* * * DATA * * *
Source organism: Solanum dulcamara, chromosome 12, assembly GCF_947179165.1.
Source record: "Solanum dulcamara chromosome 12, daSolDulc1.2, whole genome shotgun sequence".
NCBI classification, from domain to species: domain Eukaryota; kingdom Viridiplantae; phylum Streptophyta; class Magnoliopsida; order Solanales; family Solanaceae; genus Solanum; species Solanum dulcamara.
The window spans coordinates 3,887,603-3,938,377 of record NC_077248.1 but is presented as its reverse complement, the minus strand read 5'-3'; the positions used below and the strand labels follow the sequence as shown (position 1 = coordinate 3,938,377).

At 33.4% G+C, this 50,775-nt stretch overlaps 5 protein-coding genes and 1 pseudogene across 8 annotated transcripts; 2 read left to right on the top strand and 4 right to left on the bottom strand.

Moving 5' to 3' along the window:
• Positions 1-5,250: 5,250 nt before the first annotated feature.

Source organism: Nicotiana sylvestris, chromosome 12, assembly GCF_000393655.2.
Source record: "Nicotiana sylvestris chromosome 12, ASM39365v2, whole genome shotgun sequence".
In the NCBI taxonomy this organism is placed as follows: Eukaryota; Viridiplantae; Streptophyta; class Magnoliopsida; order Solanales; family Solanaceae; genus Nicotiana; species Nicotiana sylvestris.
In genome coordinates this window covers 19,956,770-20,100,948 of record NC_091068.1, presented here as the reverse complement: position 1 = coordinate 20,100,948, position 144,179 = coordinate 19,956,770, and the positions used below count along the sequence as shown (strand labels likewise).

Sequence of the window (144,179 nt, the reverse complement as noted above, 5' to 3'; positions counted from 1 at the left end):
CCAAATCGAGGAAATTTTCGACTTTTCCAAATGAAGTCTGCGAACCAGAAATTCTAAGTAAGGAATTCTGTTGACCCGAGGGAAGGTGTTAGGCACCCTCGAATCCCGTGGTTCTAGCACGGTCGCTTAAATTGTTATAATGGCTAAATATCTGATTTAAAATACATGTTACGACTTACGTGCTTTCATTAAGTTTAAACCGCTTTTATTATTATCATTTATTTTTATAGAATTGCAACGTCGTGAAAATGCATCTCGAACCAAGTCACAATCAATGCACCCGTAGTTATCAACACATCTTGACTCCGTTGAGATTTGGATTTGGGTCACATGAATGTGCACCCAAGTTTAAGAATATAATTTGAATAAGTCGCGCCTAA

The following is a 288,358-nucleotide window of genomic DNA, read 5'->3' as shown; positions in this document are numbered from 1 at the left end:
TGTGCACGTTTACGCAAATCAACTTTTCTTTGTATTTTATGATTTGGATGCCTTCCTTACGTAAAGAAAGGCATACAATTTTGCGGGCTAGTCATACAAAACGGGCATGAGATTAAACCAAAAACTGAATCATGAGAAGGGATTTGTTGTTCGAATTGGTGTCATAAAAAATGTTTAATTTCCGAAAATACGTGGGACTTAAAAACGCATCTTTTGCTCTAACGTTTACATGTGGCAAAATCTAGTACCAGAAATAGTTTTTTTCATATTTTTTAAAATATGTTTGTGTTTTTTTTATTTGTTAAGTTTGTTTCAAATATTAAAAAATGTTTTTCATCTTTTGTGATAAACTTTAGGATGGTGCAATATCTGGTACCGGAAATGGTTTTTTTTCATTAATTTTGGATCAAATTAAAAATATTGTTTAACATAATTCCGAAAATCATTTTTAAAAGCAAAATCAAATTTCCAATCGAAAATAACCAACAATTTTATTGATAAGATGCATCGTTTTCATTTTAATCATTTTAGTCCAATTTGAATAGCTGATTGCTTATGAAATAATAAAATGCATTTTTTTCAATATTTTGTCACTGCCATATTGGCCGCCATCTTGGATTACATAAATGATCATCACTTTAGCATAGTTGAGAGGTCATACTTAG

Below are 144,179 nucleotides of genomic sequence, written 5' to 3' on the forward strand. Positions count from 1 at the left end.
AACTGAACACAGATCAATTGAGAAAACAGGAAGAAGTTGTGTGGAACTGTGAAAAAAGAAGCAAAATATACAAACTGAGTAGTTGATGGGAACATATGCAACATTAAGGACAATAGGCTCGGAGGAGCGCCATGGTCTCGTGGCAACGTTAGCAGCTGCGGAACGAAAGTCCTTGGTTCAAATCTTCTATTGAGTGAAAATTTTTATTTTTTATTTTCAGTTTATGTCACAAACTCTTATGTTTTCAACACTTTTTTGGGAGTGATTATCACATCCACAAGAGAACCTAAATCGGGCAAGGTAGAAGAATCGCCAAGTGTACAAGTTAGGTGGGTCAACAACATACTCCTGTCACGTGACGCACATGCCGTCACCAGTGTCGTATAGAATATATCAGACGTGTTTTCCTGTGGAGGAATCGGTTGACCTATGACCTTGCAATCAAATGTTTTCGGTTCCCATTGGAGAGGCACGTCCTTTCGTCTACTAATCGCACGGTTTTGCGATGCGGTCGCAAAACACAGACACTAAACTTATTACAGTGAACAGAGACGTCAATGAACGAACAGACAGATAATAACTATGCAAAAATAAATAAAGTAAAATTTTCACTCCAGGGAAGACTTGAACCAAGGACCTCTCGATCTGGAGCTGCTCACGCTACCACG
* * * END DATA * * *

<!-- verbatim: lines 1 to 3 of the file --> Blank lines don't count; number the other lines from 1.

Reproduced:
Source organism: Solanum dulcamara, chromosome 12, assembly GCF_947179165.1.
Source record: "Solanum dulcamara chromosome 12, daSolDulc1.2, whole genome shotgun sequence".
NCBI classification, from domain to species: domain Eukaryota; kingdom Viridiplantae; phylum Streptophyta; class Magnoliopsida; order Solanales; family Solanaceae; genus Solanum; species Solanum dulcamara.